Swedes General Surgery and Italians Cripple Bastards inflicted head-mashingly fine 7" EPs on us via Relapse, the latter being one that we only belatedly realised had 14 tracks, such was the pace at which the last ten or so zipped by. And there was Napalm Death's "Analysis Paralysis", another reminder of how it's grindcore, not any other genre, that has really taken up the cudgels of true punk and hardcore. With its "if you're looking for the guilty ones / we only need to look in the mirror" attack, it reminded us of Forever People's dainty "Invisible" ("we are invisible / we're nowhere to be seen") and then that in turn always reminds us of Napalm's "The World Keeps Turning" ("we're the cause, not the cure") or the self-explanatory "Silence Is Deafening". Enviro-tastic.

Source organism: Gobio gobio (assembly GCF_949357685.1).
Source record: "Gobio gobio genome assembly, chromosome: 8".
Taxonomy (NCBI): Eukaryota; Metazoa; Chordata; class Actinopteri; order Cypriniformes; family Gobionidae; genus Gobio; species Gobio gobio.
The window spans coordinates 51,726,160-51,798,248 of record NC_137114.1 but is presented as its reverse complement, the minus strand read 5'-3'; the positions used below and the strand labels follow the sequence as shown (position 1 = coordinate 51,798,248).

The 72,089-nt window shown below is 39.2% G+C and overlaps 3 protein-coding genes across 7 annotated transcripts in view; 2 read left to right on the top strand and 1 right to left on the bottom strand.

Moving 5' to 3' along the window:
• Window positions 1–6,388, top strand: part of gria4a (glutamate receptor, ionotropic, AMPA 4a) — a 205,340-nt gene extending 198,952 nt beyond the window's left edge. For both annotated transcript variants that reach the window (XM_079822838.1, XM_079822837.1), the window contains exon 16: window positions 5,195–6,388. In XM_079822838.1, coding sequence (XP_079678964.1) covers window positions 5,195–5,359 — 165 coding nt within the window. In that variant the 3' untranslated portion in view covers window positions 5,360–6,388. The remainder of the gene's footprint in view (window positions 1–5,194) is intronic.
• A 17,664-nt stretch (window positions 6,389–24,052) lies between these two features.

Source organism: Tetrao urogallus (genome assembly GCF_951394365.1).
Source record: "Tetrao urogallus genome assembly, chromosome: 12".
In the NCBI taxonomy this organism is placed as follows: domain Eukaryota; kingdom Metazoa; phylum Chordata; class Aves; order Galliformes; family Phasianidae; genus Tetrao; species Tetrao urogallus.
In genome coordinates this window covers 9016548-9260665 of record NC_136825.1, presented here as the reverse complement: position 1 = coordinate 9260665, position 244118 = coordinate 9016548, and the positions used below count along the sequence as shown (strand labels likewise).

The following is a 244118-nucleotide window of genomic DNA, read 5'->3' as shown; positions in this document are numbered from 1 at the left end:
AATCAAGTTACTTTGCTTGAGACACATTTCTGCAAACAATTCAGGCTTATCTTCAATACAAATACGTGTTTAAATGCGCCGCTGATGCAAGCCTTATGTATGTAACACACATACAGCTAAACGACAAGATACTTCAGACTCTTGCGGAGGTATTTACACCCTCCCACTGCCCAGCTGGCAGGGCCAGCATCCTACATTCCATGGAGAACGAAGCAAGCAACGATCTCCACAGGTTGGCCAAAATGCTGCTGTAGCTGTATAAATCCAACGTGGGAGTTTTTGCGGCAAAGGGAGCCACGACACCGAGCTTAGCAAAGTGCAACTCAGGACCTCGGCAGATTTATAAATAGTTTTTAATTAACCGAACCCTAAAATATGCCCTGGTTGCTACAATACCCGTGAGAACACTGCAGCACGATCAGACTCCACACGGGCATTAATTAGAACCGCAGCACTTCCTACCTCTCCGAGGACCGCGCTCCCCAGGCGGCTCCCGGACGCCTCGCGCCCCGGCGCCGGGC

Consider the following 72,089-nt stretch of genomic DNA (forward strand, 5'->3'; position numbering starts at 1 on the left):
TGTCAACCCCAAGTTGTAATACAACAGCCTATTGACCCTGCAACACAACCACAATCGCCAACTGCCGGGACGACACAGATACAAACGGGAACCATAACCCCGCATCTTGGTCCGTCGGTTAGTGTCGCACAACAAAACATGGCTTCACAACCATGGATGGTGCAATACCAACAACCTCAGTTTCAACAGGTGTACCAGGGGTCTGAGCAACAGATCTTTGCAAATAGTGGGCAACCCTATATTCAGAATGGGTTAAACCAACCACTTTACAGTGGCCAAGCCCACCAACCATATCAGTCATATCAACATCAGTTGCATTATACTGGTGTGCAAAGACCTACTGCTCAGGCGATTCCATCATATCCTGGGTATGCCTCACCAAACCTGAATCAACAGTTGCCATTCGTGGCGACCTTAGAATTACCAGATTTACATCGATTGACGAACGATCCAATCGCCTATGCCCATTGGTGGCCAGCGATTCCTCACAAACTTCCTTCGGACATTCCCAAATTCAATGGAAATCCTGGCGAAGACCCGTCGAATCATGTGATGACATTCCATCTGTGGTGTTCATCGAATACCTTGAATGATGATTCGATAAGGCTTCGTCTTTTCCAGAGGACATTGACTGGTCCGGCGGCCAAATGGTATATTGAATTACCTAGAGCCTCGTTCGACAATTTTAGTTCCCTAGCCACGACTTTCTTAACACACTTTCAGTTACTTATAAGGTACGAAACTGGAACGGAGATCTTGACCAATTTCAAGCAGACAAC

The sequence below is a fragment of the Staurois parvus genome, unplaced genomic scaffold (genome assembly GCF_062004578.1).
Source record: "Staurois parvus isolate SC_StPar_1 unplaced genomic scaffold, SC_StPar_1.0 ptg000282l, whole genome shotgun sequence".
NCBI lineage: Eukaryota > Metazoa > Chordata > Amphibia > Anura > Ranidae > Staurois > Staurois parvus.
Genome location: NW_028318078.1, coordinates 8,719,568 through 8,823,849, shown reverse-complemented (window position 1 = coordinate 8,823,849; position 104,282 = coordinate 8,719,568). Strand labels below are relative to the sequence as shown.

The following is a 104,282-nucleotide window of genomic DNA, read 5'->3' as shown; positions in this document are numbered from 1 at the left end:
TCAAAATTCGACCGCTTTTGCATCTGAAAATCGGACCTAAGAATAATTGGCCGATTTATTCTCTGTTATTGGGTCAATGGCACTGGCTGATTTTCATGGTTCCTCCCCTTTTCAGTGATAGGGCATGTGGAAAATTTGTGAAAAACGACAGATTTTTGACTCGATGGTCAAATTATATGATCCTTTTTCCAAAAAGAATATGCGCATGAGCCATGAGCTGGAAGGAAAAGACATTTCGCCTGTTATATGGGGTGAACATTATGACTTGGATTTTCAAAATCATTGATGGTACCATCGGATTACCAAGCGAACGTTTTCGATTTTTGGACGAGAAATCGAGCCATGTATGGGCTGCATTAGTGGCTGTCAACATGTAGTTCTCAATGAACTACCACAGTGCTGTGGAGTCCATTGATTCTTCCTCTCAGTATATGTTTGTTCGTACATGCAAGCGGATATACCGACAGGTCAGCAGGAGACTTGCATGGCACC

It's probably a bad sign that we listened to far more ancient than recent hip-hop in 2012 (Big Daddy Kane's "Another Victory" is lighting up our speakers as we type, and 2012 was rendered a little extra-special for us by *finally* getting to see Sticky and Fredro strut their stuff) but at least the likes of the hyper-prolific Roc Marciano and his New York chum and M.A.R.S. affiliate Action Bronson continued to try and carry a torch for the real thing: the former's "Emeralds" single was probably the most complete vision of all, while both Roc and the Action man received able assistance from the UK's Purist for later 45s. Our favourite homegrown hip-hop tune, though, turned out to be the back to basics floor-filler "Inject The Beat", authored by a stunning quadrumvirate of producer Irn Mnky, MCs Bane and Cappo and turntablist DJ esSDee. In wondering where all the good UK hip-hop has gone, it was a great shame to see that Son Records, who have produced some extraordinarily high-end music over the past decade (Styly Cee, Caps, C-Mone, Scorz), were effectively forced to give up as a consequence of illegal downloading, etc (the upside was that it got a video clip of Cappo and Styly onto Newsnight, which a real treat in an otherwise fairly poor year for said TV programme...)